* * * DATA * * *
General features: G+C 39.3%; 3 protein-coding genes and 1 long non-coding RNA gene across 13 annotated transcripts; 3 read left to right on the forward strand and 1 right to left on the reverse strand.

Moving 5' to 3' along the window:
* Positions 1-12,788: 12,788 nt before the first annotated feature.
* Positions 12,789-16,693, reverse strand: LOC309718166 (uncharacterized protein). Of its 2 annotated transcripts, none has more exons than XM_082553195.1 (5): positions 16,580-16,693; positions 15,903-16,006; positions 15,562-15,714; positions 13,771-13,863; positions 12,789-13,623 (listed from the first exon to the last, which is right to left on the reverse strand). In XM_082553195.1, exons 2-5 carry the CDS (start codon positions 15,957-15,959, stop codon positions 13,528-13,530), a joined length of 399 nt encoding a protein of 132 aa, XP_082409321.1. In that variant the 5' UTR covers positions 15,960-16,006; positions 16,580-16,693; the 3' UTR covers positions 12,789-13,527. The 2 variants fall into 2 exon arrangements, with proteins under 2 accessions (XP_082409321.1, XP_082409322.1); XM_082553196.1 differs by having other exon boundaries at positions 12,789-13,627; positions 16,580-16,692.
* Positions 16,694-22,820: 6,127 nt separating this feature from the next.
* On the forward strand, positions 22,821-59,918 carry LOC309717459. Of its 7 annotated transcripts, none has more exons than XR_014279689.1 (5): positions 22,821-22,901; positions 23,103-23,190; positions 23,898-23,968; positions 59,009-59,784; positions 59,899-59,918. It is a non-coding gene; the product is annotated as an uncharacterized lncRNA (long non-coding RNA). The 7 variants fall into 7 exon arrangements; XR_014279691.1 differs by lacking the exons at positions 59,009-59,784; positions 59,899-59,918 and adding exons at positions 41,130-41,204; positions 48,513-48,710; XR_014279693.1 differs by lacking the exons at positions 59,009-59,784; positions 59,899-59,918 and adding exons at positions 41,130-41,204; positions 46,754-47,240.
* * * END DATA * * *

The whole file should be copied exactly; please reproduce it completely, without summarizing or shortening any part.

General features: G+C 39.3%; 3 protein-coding genes and 1 long non-coding RNA gene across 13 annotated transcripts; 3 read left to right on the forward strand and 1 right to left on the reverse strand.

Moving 5' to 3' along the window:
* Positions 1-12,788: 12,788 nt before the first annotated feature.
* Positions 12,789-16,693, reverse strand: LOC309718166 (uncharacterized protein). Of its 2 annotated transcripts, none has more exons than XM_082553195.1 (5): positions 16,580-16,693; positions 15,903-16,006; positions 15,562-15,714; positions 13,771-13,863; positions 12,789-13,623 (listed from the first exon to the last, which is right to left on the reverse strand). In XM_082553195.1, exons 2-5 carry the CDS (start codon positions 15,957-15,959, stop codon positions 13,528-13,530), a joined length of 399 nt encoding a protein of 132 aa, XP_082409321.1. In that variant the 5' UTR covers positions 15,960-16,006; positions 16,580-16,693; the 3' UTR covers positions 12,789-13,527. The 2 variants fall into 2 exon arrangements, with proteins under 2 accessions (XP_082409321.1, XP_082409322.1); XM_082553196.1 differs by having other exon boundaries at positions 12,789-13,627; positions 16,580-16,692.
* Positions 16,694-22,820: 6,127 nt separating this feature from the next.
* On the forward strand, positions 22,821-59,918 carry LOC309717459. Of its 7 annotated transcripts, none has more exons than XR_014279689.1 (5): positions 22,821-22,901; positions 23,103-23,190; positions 23,898-23,968; positions 59,009-59,784; positions 59,899-59,918. It is a non-coding gene; the product is annotated as an uncharacterized lncRNA (long non-coding RNA). The 7 variants fall into 7 exon arrangements; XR_014279691.1 differs by lacking the exons at positions 59,009-59,784; positions 59,899-59,918 and adding exons at positions 41,130-41,204; positions 48,513-48,710; XR_014279693.1 differs by lacking the exons at positions 59,009-59,784; positions 59,899-59,918 and adding exons at positions 41,130-41,204; positions 46,754-47,240.